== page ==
The commercially bred monarchs in this experiment were raised in outdoor insectaries in Chicago, which sounds appropriate for their testing purposes. Using specimens from one commercial breeder that breeds year-round could have skewed the results, so I hope further testing is planned.
What I don’t agree with is the flawed research methodology used for the home raising experiments.
What did they do for the raising experiment?
- Scientists attempted to simulate natural outdoor conditions in a controlled environment, but they forgot to factor in seasonal changes 🍂
This is a direct quote about this research from monarch expert and director of the UW Madison arboretum, Dr. Karen Oberhauser:
“Large-scale mass rearing for multiple generations is very different from rearing monarchs in captivity that are collected as eggs or larvae, and then released when they emerge as adults.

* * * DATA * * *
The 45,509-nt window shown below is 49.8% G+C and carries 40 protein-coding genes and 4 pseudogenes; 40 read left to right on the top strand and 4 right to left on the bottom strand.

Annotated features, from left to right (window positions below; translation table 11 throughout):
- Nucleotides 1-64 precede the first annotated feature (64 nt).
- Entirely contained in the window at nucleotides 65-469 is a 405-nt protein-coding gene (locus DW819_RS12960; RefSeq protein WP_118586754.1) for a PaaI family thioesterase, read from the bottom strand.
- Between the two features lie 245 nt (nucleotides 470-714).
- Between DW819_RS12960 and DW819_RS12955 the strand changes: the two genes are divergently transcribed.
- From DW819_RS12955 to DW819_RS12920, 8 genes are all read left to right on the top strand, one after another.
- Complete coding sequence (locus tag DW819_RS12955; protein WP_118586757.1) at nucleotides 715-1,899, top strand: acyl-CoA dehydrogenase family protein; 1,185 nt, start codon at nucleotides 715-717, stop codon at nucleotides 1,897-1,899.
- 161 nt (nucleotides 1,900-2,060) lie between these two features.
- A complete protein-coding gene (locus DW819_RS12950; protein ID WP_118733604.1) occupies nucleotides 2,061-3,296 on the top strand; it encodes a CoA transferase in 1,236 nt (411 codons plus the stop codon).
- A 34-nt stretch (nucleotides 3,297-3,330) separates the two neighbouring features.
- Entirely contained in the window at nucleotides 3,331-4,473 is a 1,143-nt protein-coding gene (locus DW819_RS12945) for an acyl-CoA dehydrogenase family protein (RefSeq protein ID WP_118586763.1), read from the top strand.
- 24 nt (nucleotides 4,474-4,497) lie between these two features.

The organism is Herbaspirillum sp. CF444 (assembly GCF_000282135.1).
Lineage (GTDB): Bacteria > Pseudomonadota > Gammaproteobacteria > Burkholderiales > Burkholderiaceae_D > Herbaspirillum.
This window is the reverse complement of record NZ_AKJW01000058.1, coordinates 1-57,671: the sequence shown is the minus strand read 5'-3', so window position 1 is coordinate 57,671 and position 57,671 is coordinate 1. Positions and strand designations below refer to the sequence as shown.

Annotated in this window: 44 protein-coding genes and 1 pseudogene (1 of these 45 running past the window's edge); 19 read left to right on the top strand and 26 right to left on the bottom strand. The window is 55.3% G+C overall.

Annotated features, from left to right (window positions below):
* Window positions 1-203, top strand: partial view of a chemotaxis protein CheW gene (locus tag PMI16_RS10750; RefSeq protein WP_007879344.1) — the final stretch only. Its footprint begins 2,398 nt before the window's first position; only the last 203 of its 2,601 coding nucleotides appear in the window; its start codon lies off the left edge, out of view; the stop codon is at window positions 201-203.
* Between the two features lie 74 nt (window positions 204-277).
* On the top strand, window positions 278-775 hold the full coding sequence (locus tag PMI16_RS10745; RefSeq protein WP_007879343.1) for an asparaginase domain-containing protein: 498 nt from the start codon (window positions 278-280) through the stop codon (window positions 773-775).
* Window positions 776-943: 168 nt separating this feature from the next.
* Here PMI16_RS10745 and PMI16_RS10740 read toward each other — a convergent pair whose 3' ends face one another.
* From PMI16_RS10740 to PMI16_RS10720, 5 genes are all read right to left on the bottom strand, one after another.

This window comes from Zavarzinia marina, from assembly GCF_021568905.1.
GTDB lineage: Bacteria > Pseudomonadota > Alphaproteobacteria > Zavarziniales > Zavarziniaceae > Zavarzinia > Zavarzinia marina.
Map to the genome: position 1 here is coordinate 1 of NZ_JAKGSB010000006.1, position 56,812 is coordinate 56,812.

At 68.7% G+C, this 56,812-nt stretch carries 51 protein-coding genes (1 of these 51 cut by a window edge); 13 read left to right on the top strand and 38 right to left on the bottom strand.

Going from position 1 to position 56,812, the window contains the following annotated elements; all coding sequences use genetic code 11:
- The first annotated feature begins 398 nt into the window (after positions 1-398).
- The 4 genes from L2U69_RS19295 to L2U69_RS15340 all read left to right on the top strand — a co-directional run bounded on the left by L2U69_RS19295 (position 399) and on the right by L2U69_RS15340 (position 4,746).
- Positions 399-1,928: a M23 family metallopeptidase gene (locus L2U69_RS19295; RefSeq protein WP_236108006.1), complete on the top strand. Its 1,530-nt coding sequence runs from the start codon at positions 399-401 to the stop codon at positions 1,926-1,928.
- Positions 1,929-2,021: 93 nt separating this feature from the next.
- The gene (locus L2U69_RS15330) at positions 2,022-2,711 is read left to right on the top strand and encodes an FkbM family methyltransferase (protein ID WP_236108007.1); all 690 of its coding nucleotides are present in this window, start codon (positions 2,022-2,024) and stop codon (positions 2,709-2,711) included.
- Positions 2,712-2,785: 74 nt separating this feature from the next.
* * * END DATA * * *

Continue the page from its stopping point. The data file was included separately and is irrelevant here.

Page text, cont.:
It is important to note that the inside rearing in the experiment was done in incubators in which temperature and light were carefully controlled; think of a big warm refrigerator with controlled lights. As a result, the monarchs were not exposed to any natural light or temperature fluctuations; the lights went on for 14 hours, and were then off for 10 hours. While the authors said that these are fall-like conditions, they aren’t.
In the fall, daylength outside is changing rapidly. Work done in my lab at the University of Minnesota showed that decreasing daylength was a key driver of diapause induction. In most inside rearing conditions, such as in people’s houses and classrooms, there are windows and diurnal temperature fluctuations which provide exposure to natural environmental cues. I’m actually not surprised that the monarchs didn’t migrate after being in an incubator under constant daylength conditions. “